Socrates’ Examined Vs. Unexamined Life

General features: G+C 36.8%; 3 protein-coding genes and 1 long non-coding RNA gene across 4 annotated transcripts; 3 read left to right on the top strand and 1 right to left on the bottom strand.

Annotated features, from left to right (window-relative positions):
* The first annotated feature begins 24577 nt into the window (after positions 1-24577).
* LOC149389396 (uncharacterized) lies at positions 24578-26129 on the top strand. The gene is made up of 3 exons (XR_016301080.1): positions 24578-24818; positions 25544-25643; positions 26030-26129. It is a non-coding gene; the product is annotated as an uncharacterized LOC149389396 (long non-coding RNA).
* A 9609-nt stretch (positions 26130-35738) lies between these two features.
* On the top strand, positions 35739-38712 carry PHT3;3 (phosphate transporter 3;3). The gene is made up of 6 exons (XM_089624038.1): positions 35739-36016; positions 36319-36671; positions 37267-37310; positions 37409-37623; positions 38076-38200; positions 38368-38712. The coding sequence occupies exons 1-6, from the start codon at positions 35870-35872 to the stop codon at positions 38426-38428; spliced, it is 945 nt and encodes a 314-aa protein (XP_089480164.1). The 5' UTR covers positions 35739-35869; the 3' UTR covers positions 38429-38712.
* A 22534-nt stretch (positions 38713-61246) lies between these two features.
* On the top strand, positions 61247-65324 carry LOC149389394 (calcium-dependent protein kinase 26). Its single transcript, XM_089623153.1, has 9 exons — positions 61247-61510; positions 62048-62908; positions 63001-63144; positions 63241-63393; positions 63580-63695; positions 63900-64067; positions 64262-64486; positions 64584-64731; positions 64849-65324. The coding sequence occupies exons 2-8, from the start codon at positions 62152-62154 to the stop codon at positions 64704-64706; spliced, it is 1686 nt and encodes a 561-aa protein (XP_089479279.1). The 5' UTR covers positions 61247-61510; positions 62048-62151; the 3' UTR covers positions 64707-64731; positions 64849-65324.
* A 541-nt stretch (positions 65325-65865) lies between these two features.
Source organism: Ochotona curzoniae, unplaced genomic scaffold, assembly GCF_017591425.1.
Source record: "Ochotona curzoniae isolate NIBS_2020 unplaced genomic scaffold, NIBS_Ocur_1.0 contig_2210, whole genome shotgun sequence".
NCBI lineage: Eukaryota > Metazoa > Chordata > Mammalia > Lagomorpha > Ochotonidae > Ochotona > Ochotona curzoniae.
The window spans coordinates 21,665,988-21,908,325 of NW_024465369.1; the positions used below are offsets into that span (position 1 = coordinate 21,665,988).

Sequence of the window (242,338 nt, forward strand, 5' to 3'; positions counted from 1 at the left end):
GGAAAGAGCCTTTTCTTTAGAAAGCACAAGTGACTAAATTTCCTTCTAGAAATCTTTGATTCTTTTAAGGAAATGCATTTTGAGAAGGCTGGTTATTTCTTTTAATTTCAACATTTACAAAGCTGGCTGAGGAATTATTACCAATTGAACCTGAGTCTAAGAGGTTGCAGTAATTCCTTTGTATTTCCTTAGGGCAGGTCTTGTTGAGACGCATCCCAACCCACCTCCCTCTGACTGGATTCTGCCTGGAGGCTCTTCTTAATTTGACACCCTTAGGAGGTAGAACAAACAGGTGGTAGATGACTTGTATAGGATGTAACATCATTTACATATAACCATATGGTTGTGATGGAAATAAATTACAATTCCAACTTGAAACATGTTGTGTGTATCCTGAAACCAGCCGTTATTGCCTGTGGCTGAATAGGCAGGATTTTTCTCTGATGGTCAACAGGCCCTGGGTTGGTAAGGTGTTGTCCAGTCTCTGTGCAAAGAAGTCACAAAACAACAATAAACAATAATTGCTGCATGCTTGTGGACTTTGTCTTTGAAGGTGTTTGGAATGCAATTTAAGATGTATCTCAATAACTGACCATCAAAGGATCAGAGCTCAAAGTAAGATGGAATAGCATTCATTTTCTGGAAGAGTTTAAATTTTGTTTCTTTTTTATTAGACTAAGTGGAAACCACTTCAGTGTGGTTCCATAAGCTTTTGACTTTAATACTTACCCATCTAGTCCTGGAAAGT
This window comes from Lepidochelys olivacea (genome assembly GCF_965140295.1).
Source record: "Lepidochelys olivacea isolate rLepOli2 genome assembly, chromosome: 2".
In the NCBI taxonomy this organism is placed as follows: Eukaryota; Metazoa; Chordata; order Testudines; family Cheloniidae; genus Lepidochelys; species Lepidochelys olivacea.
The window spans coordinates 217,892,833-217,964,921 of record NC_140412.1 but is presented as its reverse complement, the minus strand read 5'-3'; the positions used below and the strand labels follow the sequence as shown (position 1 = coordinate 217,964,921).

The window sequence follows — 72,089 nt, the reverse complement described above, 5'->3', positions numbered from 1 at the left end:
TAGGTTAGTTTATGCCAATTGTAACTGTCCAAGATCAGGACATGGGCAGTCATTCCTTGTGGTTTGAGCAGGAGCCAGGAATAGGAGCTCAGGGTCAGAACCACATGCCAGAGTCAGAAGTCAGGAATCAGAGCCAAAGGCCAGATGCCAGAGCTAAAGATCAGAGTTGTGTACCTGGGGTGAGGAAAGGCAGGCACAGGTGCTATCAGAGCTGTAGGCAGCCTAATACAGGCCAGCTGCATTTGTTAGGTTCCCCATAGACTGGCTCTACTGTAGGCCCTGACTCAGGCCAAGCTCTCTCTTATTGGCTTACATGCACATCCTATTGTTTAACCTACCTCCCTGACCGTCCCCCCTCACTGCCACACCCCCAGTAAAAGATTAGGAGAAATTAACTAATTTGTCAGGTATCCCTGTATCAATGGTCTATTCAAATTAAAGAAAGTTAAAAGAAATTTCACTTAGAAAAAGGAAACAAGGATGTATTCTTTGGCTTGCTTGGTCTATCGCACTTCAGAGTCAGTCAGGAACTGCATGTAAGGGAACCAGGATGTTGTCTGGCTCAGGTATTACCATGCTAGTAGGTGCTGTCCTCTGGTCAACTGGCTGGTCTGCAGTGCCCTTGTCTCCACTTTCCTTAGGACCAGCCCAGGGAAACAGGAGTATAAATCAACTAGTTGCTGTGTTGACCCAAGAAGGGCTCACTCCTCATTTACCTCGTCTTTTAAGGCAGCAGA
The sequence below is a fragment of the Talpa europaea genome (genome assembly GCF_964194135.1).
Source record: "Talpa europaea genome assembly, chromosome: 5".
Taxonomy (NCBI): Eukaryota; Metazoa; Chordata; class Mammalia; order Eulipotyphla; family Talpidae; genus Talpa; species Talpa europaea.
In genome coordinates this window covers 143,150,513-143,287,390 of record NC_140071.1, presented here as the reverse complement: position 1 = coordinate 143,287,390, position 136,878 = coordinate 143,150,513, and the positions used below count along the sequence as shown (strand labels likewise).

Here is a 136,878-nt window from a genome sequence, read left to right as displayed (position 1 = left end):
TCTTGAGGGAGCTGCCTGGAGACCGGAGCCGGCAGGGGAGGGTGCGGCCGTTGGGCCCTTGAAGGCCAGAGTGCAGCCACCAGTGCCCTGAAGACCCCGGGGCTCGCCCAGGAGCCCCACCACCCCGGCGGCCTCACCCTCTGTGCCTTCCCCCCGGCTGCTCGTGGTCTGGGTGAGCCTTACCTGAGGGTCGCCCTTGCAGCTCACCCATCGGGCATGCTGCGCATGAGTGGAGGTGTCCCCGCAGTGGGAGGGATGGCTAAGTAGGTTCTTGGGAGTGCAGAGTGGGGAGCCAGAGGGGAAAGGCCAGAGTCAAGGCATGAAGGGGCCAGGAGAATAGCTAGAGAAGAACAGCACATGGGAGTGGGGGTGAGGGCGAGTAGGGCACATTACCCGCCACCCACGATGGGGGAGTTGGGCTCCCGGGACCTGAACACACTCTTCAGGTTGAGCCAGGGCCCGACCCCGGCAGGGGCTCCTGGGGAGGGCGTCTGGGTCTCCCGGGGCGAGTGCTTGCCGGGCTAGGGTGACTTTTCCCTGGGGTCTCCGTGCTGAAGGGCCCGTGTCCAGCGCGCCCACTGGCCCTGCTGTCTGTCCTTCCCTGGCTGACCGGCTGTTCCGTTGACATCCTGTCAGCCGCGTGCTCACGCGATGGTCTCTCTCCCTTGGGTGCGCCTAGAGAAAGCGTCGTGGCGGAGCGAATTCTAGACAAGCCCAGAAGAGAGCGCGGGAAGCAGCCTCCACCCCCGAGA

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I agree with Socrates when he says the unexamined life is not worth living for several reasons. Not only should we live our lives as if we are going to be judged at the end, but we should strive to live them to the fullest, making accomplishments, no matter how big or small, that will improve the lives of others around us and future generations. It is true that as a result of living an examined life sacrifices will be made, but these sacrifices are selfish in nature and would not be for the greater good. It is in everyone’s interest to better mankind, but if a majority of the population lived unexamined lives then it is safe to assume there will not be many contributions to the overall welfare of our civilization. However living an examined life will not only better yourself but will help those around you and guarantee your safety in heaven. I take into consideration Pascal’s wager when agreeing with an unexamined life is not worth living. Pascal argues “If you gain, you gain all; if you lose, you lose nothing”, which is placing the safe bet that you if God did not judge you than you would have not lost anything, although I do not agree with this completely. To live an examined life is to carry yourself in a manner in which you know you will be judged by God after death. God’s decision is to send you to either hell or heaven, and the conduct of your life determines where you will spend eternity. Hell and heaven can be described as exact opposites of each other; on one side you can imagine being locked up in chains, being tortured endlessly wishing you were dead. On the other side you are at peace, reunited with loved ones and spending the rest of your life in eternal bliss. Similarly, an unexamined life is the opposite of an examined life. An unexamined life can be lived to the fullest, no sacrifices having to be made for fear of being judged, but with the drawback

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